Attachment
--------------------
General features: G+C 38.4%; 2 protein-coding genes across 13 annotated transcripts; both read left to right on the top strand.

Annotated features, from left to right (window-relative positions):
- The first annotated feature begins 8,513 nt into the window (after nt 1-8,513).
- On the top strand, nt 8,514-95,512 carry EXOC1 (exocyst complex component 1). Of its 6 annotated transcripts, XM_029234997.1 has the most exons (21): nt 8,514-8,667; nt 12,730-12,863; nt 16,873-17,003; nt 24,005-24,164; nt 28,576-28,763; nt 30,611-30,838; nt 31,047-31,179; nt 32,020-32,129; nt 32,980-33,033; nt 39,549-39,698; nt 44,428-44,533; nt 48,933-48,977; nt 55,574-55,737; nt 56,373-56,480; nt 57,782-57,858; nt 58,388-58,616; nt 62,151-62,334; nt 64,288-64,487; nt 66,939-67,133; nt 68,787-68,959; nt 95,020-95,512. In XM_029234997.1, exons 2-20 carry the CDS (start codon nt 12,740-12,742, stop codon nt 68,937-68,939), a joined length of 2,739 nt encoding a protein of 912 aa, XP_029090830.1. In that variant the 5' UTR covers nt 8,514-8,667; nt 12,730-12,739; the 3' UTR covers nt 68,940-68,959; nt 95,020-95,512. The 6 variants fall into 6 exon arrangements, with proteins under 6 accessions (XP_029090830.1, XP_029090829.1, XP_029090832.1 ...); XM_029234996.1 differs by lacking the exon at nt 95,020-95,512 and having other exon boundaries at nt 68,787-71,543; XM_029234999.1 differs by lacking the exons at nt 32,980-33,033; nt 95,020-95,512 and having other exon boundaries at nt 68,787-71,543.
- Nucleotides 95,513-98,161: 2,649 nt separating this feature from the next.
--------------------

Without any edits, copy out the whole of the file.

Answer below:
General features: G+C 38.4%; 2 protein-coding genes across 13 annotated transcripts; both read left to right on the top strand.

Annotated features, from left to right (window-relative positions):
- The first annotated feature begins 8,513 nt into the window (after nt 1-8,513).
- On the top strand, nt 8,514-95,512 carry EXOC1 (exocyst complex component 1). Of its 6 annotated transcripts, XM_029234997.1 has the most exons (21): nt 8,514-8,667; nt 12,730-12,863; nt 16,873-17,003; nt 24,005-24,164; nt 28,576-28,763; nt 30,611-30,838; nt 31,047-31,179; nt 32,020-32,129; nt 32,980-33,033; nt 39,549-39,698; nt 44,428-44,533; nt 48,933-48,977; nt 55,574-55,737; nt 56,373-56,480; nt 57,782-57,858; nt 58,388-58,616; nt 62,151-62,334; nt 64,288-64,487; nt 66,939-67,133; nt 68,787-68,959; nt 95,020-95,512. In XM_029234997.1, exons 2-20 carry the CDS (start codon nt 12,740-12,742, stop codon nt 68,937-68,939), a joined length of 2,739 nt encoding a protein of 912 aa, XP_029090830.1. In that variant the 5' UTR covers nt 8,514-8,667; nt 12,730-12,739; the 3' UTR covers nt 68,940-68,959; nt 95,020-95,512. The 6 variants fall into 6 exon arrangements, with proteins under 6 accessions (XP_029090830.1, XP_029090829.1, XP_029090832.1 ...); XM_029234996.1 differs by lacking the exon at nt 95,020-95,512 and having other exon boundaries at nt 68,787-71,543; XM_029234999.1 differs by lacking the exons at nt 32,980-33,033; nt 95,020-95,512 and having other exon boundaries at nt 68,787-71,543.
- Nucleotides 95,513-98,161: 2,649 nt separating this feature from the next.